Saturday, December 10, 2011

More Arces Please

A few years ago, there were many reasons to believe that Jorge Arce's career was winding down. In 2007 he was dominated by the slickster, Cristian Mijares. Two years later, he lost resoundingly to Vic Darchinyan and Simphiwe Nongqayi. At that point, Arce was an old 30; he had turned professional at 16 and had fought 59 matches. Arce had been a pro for so long that he actually faced Hall of Famer Michael "Little Hands of Stone" Carbajal in Carbajal's last fight. (Carbajal had started his career in 1989!)

Mijares and Darchinyan were both pound-for-pound level fighters and as much as there was to admire about Arce's fighting style and spirit, it's clear that he was a cut below those champions. If Arce would have retired in 2009, he would have left the sport as a two-time junior flyweight champion and an interim beltholder at flyweight and junior bantamweight. What was left for Arce to accomplish?

Yet Arce continued to fight on. Widely popular in his native Mexico (he appeared on the Mexican version of "Big Brother"), Arce was seen as a cash cow. He drew good TV ratings and helped fill stadiums and bull rings. But something strange started to happen in his twilight years; he beat very good opponents. In 2010, he knocked out former champion Martin Castillo. Earlier this year, he stopped Wilfredo Vazquez Jr. to pick up a junior featherweight title. Also this year, he avenged two negative marks on his record. He knocked out Nongqayi in a rematch and, after dropping back down to bantamweight, he beat Angky Angkota to win another title (they had drawn in early 2010). Somehow, at an age where many fighters in the smaller weights start to fade away, Arce strung together one of his most impressive years as a professional.

Arce exemplifies the fighting spirit. He stays active, fights good opponents, creates excitement in and out of the ring and always gives his best effort. Even though he is on the championship level, he fights three, if not four, times a year. By my count, he has faced at least 13 former and future champions. In addition, like a real pro, he hasn't remained in the cozy comforts of his home country, but has fought around the world, including stops in the U.S. (15 times), South Korea and Italy.

Like many Mexican fighters, Arce was thrown to the wolves to start his career. By his sixth fight, he had already lost once (by a first-round knockout) and had a draw. But he got better. At just 18, he fought a former title contender. In 1999, at the age of 19, he won his first belt. By 20, he faced the legend Carbajal. Arce was stopped in the 11th round but he wasn't dissuaded by the loss.

He went back to work and rolled up 26 consecutive victories. He regained his junior flyweight title and won an interim title at flyweight. By the time he faced Mijares in 2007, he had become quite an attraction and won countless fans with his all-action style. Arce's cult had grown and he started to attract significant attention from U.S. television networks. 

Because of his hard work, high-activity level, entertaining style in and out of the ring and sizzling knockouts, Arce amassed legions of fans on both sides of the Rio Grande. He headlined shows on HBO, fought on Showtime and became one of Top Rank's key fighters to help round out their mega-fight undercards. He most recently appeared in this capacity as the chief support of Pacquiao-Mosley.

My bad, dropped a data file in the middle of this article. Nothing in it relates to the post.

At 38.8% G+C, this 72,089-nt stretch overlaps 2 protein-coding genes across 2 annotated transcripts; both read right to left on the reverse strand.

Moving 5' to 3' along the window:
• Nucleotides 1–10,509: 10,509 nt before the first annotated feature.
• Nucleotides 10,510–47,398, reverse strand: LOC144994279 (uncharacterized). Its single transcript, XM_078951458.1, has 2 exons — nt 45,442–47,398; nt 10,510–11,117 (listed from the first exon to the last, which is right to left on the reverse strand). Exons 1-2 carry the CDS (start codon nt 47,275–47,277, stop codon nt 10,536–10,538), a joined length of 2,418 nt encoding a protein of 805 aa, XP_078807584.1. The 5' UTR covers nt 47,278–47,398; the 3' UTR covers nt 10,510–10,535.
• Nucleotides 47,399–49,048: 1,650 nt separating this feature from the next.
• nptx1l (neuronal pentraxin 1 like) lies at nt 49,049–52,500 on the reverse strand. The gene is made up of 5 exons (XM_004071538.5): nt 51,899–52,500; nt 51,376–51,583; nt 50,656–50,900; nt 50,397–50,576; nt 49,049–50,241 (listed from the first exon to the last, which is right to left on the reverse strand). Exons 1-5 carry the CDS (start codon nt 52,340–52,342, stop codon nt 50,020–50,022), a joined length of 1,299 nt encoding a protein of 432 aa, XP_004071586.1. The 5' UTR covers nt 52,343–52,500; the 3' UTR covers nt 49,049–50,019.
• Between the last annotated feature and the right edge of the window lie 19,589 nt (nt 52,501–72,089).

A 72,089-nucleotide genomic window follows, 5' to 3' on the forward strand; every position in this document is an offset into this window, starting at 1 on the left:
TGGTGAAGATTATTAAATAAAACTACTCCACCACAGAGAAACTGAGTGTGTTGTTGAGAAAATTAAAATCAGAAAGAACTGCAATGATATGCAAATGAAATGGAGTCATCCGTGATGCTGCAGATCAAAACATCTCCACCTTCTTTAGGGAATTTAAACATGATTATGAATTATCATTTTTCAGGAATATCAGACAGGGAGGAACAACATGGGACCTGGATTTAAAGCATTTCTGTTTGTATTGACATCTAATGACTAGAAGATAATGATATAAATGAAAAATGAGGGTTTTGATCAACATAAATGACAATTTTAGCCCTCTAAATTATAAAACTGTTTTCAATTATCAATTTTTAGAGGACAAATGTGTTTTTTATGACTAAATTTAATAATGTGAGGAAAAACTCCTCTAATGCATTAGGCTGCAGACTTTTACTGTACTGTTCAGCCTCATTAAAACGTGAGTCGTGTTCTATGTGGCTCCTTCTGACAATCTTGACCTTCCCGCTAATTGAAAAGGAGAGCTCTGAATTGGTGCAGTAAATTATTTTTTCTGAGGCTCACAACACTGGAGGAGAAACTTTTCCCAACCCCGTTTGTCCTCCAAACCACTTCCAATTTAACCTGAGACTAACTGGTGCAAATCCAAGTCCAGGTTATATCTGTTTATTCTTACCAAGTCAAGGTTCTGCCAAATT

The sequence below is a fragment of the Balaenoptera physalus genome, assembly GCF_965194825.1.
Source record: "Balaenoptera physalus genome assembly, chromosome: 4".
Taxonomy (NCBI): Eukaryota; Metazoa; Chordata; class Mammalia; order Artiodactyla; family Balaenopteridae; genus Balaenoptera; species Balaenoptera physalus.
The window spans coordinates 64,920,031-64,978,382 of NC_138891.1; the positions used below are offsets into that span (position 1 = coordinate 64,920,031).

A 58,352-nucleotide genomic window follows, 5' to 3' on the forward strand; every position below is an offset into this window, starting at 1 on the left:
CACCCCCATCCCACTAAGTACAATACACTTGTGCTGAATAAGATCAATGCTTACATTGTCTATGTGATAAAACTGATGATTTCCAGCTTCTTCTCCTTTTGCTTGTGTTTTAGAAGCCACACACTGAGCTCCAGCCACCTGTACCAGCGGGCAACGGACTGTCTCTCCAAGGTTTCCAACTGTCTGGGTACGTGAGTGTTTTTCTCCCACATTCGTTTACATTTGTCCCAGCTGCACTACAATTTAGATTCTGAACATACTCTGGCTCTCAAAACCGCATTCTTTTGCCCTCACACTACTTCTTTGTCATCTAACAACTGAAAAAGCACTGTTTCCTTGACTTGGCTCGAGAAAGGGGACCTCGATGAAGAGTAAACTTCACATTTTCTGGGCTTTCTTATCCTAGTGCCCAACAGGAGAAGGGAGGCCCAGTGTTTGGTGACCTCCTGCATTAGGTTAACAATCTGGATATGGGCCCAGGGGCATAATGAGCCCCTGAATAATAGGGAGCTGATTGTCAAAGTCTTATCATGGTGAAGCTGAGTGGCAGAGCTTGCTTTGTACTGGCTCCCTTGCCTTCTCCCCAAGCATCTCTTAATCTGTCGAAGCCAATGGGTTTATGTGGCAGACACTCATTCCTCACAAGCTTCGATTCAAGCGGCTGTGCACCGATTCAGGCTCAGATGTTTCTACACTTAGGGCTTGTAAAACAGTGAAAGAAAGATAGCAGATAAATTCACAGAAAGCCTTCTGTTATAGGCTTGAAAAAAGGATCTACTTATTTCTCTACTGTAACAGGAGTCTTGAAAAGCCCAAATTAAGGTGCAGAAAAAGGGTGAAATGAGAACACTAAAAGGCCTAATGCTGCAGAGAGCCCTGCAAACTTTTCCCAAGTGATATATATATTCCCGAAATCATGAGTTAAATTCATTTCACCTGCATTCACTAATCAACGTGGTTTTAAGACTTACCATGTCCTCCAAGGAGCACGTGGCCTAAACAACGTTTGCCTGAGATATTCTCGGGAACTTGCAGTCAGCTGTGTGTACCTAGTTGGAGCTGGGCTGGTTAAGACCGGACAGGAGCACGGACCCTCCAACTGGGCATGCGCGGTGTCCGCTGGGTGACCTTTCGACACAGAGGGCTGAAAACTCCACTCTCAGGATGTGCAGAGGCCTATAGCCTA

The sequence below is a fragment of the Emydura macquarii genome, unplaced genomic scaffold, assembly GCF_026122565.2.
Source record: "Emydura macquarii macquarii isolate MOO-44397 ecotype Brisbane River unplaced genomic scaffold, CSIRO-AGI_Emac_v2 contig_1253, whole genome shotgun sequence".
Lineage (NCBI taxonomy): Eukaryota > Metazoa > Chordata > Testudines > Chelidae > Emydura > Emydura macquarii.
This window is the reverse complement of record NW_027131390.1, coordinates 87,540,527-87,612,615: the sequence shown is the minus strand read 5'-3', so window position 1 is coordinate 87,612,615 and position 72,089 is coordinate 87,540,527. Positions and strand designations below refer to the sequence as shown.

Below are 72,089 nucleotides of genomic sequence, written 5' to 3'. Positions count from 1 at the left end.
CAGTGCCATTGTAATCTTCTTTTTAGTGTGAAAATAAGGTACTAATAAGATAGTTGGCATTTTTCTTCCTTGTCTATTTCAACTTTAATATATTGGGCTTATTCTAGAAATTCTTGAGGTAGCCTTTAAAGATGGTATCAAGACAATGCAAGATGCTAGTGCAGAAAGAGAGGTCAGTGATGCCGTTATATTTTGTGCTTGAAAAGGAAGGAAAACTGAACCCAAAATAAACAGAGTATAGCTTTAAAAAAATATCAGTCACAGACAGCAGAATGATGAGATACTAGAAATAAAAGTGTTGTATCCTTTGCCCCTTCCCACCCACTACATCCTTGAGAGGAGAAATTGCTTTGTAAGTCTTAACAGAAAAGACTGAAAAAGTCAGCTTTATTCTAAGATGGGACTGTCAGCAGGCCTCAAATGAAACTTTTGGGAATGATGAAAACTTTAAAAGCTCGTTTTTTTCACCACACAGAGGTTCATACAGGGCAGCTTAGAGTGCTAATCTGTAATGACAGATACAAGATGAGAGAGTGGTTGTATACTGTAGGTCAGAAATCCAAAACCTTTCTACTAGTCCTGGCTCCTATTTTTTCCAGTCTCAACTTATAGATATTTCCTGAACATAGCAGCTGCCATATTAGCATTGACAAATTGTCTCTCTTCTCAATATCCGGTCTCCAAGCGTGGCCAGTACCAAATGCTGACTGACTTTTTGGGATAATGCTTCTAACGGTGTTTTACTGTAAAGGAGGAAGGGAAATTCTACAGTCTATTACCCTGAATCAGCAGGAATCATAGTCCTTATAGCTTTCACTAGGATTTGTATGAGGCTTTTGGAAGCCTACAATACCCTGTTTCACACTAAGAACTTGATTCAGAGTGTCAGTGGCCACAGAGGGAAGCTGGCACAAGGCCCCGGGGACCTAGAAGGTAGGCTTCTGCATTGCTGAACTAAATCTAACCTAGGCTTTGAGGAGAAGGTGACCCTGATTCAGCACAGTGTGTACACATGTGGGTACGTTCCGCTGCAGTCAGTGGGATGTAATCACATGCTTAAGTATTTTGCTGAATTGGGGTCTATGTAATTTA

As a headliner, Arce's fights are events. Whether entering the ring on a horse, being accompanied by a mariachi band or serenading the crowd, Arce's bouts remind promoters and audiences that boxing is entertainment. It's allowed to be fun.

In the ring, Arce delivers as well. Like many Mexican boxers, he is a pressure fighter, but he also has real KO power. He loves combination punching and moving his hands.  His money punch is his straight right hand, although he also has a good left hook and a right uppercut. Even at 32, Arce still fights with the energy of a teenager and always looks for the knockout to excite the crowd.

In truth, Arce never ranked high on boxing's pound-for-pound list. He benefited from an era of four different sanctioning bodies, each with their own title belts. Above light flyweight, he won his titles and interim belts most often through vacancies (the Vazquez Jr. fight was a notable exception). He lost to his three best opponents of his career (Carbajal, Mijares and Darchinyan) and was never an undisputed champion of a division. 

However, these are small gripes. He has provided boxing fans with many pleasurable Saturday nights and lasting memories. He may not be as talented as Mexican legend Ricardo Lopez, but so what; how many boxers are? Throughout his career, Arce has fought to the best of his capabilities and entertained crowds.

As Arce has picked up two more titles in 2012, he will have an interesting Hall of Fame case to make. Never thought of as an elite boxer, nevertheless, he has been a great champion and represents the best of prizefighting. There are boxers far worse than Arce who have been enshrined in Canastota.

Ultimately, if a dozen more boxers had Arce's fighting spirit and will to entertain, the sport would be in much stronger shape.

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